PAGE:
Aboriginal populations were growing before invasion

Myles Gough Cosmos Magazine 11 May 2011

Despite the problem of lost archaeological evidence, a new study suggests Australia's Aboriginal populations experienced accelerated growth in the 5,000-year period before European settlement.

This research, published in Proceedings of the Royal Society B, could help resolve a debate in Australian archaeology circles about the nature of prehistoric Aboriginal population trends and shed light into how land management techniques changed the continent's environmental history.

"A lot of Australians have a view of aboriginal history as something that was changeless for thousands of years," said Christopher Johnson, a wildlife ecologist from the University of Tasmania and lead author of the study. "Our results imply that aboriginal societies and cultures were dynamic and changing before the arrival of Europeans."

Resource extraction integral to growth?

Johnson said rough estimates indicate there were about one million Aboriginal people across Australia at the time of European settlement, with maybe a quarter of that number 10,000 years earlier. "This growth wasn't fast … but when you look at it over thousands of years you start to see big changes."

The reason behind this population growth is not fully understood. One fallback assumption is that the environment might have been improving, making the land more suitable for habitation and growth. But Johnson said this is unlikely.

"If anything the climate was becoming more harsh. There were more droughts, less rainfall, and it would have been less productive as far as humans are concerned," he said.

"If the population was growing the cause must have been intrinsic to what the people were doing – reorganising their societies and some of the systems they used for land management and extracting resources from the land."

Lost evidence hinders reconstruction

Archaeologists commonly use radiocarbon dating of evidence from occupation sites to reconstruct prehistoric population trends, which assumes that the size of a population is indicated by the amount of evidence left behind.

However lost evidence from older sites means more recent events are over-represented, which can give the appearance of population growth. This has led to uncertainty about the nature of prehistoric Aboriginal population trends.

In order to quantify this bias Johnson and his colleague Barry Brook, an environmental scientist at the University of Adelaide, compiled existing archaeological data to estimate how frequently groups of people abandoned settlement sites and how quickly evidence from these sites then disappeared. They created a model to show that this can create apparent increases in site occupation through time.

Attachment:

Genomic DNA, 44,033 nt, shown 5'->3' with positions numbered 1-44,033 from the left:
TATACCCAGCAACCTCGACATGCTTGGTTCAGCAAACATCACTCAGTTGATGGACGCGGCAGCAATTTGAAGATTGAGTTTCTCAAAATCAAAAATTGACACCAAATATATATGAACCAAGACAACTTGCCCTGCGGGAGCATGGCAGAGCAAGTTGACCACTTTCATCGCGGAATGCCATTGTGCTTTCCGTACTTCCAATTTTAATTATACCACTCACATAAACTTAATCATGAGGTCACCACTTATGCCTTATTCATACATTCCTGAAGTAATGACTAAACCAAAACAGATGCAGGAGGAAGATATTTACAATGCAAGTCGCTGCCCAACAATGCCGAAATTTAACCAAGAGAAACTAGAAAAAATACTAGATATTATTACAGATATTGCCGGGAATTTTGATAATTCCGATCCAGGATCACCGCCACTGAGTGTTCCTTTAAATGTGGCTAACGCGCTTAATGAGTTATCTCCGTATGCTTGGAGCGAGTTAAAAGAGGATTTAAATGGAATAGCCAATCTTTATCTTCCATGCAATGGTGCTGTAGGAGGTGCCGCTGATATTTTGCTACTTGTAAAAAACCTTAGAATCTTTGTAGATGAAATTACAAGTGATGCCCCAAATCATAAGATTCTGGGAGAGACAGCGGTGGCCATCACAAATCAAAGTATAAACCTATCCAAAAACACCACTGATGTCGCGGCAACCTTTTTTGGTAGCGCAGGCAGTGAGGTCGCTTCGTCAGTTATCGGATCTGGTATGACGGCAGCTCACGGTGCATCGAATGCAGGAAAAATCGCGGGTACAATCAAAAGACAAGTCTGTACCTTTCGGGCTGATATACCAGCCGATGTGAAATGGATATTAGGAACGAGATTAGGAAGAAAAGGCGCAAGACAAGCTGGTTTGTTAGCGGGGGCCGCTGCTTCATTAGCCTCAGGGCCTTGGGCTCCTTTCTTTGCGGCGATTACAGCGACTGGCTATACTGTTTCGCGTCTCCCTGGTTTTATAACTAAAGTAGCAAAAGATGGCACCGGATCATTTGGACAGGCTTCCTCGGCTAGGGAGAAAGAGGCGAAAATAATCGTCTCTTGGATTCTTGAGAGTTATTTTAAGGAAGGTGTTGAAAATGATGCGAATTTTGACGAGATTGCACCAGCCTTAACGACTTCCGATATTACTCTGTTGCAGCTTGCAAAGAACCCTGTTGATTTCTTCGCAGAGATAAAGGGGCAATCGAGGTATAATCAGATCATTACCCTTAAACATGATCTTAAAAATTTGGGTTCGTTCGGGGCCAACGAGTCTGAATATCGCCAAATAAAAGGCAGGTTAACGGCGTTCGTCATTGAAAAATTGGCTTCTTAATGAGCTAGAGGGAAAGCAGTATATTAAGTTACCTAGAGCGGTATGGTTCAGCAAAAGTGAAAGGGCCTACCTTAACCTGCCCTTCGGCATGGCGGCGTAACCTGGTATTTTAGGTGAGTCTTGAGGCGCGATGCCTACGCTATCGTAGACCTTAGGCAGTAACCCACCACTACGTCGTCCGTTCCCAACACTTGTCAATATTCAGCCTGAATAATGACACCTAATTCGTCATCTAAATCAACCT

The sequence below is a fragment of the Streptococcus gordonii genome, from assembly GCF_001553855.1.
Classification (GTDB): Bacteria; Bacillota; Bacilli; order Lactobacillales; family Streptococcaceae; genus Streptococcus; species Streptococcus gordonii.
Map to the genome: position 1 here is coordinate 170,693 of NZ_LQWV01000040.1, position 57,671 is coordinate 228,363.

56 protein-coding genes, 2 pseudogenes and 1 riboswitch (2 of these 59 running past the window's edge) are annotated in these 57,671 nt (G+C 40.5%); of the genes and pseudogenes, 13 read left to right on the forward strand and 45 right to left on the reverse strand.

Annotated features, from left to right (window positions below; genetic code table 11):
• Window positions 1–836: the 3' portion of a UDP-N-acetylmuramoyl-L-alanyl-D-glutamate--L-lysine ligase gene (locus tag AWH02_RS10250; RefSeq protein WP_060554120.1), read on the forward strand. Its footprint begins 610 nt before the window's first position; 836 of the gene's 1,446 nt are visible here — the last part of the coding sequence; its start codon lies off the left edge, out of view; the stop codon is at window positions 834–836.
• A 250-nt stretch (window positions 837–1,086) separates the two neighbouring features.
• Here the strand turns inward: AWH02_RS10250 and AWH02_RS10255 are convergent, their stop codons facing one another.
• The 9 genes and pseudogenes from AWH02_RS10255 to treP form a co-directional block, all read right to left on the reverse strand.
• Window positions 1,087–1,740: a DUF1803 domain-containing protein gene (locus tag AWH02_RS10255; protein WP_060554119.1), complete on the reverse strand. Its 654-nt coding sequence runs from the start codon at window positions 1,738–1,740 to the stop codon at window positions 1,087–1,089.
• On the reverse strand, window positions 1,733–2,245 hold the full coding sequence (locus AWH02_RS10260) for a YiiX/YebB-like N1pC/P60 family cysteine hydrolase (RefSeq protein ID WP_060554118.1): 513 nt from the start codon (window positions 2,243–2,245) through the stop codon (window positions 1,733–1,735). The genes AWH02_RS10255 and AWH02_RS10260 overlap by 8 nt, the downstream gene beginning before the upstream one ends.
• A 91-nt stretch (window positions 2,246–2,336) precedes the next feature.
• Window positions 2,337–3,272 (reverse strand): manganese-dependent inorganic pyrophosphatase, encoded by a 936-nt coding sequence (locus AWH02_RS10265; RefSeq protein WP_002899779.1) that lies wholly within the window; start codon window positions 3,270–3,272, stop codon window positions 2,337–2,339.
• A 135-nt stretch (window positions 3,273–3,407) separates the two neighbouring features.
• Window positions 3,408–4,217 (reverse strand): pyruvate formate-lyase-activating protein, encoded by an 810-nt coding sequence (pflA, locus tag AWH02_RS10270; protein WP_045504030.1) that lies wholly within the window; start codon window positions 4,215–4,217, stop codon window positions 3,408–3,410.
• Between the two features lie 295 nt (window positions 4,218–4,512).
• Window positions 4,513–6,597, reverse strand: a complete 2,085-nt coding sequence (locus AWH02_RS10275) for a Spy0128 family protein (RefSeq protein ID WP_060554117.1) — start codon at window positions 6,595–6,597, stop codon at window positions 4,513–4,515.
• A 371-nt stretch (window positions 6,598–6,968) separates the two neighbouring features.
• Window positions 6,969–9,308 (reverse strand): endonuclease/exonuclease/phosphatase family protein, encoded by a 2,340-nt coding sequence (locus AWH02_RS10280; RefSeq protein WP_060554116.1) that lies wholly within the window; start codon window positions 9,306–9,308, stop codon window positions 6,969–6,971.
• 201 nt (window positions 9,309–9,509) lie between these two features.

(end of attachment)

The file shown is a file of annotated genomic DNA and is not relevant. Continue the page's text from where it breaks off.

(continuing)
After running this through various simulations, they determined that this was not the cause of observed increases in settlement in Australia. Johnson said this observed increase is more appropriately explained by population growth, which was slow in the initial stages of the Holocene period – the last 10,000 years of Earth's history – but accelerated in its latter half.

Evidence needs stable environments

Bruno David an archaeologist from Monash University who was not involved in the research, called the study "a superb bit of investigation" supporting the view that Aboriginal populations grew during the late Holocene period.

He said critics of this view are almost always dealing with sites such as coastal and open-area settlements, where erosion and burying processes are more active. He said caves and rock shelters, especially in environments conducive to good preservation of deposits, are advantageous because they are confined and get accumulations of cultural artifacts.

"In such relatively stable environmental contexts more sites can be shown to have been used in the last 5,000 years," David said. "The number of stone tools and bone remains from animals like Kangaroos increase dramatically... and in parts of Australia we also begin to see differentiation in the styles of cave paintings."

These differences indicate structural changes in the way people are organising themselves and dividing the landscape into land owning or tribal groups, a pattern that typically emerges when populations increase, David said.

Johnson said his next step is to try and reconstruct how populations of wildlife – such as Kangaroos or the now extinct Tasmanian tiger (Thylacinus cynocephalus) – might have been impacted by this human population growth.

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